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Introduction to homelessness

In this article, we introduce case studies about homelessness, looking at the roles held by those who are tackling it in our local area.

 

Thinking about homelessness

“Sadly, many people view homelessness as the result of personal failings, and consider that if the economy is going well, there is no excuse for not getting on” Shelter
As a society, we often think of water, food and shelter as basic human requirements. However, thousands upon thousands of people across the world are living without the shelter they need. Sleeping rough in the open air, on cold, hard concrete, in doorways, parks or bus shelters, and in buildings not designed for habitation such as car parks, sheds and derelict buildings, was the stark reality for an estimated 2,688 people sleeping rough in England in 2020 (Homeless Link, 2020).

No official figures

This, really, is just an estimate. Many people who become homeless do not show up in official figures and are considered ‘hidden homeless’ (Reeve, 2011).
The vast majority of homeless people are families and single people who are not rough sleepers and may live on the sofas of friends and family, in hostels or refuges, in bed and breakfasts or hotels. For many people, this means poor quality accommodation which can lead to a downturn in health and wellbeing, both mental and physical.
It’s difficult to get global data on homelessness, because of the different terminology used to define ‘homeless’, and the vastly different experiences of people living in different parts of the world. Here, we’ll focus on the UK, but why not look into the situation in other parts of the world, and see how the national and local problems compare?

The UK’s housing crisis

The housing crisis in the UK is a long-term issue. While the population increases year on year, new housing construction does not match the level of demand and rent is typically very high.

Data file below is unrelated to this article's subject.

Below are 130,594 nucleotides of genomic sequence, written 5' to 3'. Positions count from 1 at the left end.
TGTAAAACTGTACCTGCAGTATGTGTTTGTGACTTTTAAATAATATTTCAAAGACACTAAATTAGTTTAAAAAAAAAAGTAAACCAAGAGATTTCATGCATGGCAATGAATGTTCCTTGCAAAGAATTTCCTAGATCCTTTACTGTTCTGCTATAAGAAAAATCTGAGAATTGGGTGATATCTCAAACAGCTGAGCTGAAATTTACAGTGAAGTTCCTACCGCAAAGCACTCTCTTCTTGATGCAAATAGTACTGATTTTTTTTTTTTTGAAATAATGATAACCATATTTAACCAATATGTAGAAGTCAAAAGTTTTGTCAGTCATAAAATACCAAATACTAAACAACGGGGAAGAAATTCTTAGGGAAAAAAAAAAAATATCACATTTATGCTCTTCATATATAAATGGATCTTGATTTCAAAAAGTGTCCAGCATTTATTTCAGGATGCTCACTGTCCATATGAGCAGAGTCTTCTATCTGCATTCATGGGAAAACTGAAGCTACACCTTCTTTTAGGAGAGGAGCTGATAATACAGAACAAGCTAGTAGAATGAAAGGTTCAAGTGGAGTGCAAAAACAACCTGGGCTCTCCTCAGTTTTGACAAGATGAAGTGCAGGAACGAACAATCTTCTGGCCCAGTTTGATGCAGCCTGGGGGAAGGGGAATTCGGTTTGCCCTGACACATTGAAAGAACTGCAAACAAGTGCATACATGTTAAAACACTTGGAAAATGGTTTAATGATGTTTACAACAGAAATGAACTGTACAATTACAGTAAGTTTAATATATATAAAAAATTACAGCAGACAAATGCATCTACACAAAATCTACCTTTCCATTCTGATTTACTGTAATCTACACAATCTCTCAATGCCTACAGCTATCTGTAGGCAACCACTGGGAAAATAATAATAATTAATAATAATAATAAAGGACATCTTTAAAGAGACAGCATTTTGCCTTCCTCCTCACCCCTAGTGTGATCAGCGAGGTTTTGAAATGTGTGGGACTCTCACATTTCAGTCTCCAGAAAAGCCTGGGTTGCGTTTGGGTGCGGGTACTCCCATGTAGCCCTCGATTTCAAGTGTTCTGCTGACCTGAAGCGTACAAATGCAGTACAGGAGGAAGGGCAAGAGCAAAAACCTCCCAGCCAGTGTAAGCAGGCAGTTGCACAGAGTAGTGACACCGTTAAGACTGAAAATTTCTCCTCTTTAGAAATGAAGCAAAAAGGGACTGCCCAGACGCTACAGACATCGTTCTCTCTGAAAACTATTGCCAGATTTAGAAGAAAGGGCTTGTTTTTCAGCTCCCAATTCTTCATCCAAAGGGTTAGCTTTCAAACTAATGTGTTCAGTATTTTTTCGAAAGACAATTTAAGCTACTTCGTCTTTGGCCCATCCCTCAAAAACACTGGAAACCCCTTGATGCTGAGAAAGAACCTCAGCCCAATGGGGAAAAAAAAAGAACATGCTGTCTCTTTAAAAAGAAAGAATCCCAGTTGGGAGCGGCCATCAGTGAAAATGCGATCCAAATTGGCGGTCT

Before the Covid-19 pandemic affected the country, some 8.4 million people were impacted by the housing crisis, some unable to afford mortgages, others living in overcrowded housing, or other affordable or unsuitable homes (Understanding Society, 2019).
There are myriad reasons a person could become homeless, including personal circumstances and factors outside of the person’s control (see Wilson and Barton, 2017). According to Shelter (2017), these may include one or more of the following:
  • individual factors including lack of qualifications, lack of social support, debts – especially mortgage or rent arrears – poor physical and mental health, relationship breakdown, and getting involved in crime at an early age;
  • family background, including family breakdown and disputes, sexual and physical abuse in childhood or adolescence, having parents with drug or alcohol problems, and previous experience of family homelessness;
  • an institutional background, including having been in care, the armed forces, or in prison.

Helping to alleviate homelessness

There are many roles people can take in helping to alleviate homelessness that go further than giving someone a few spare pennies. Charities like Shelter, Crisis and St Mungo’s provide outreach, legal support, advice, guidance and education to those struggling with bad housing or who find themselves without a home to go to.
They also campaign for change and work towards ending homelessness for good. The government and local councils also have a strategic role to play in terms of providing social housing and creating an infrastructure that supports the most vulnerable.
Reeve, K. (2011). The hidden truth about homelessness: Experiences of single homelessness in England. Crisis, London
Shelter. (2017). What causes homelessness? Shelter, published online
Understanding Society (2019) The UK Household Longitudinal Study
Wilson, W. and Barton, C. (2017), Statutory Homelessness in England Briefing Paper Number 01164, House of Commons Library, published online 7 July 2017
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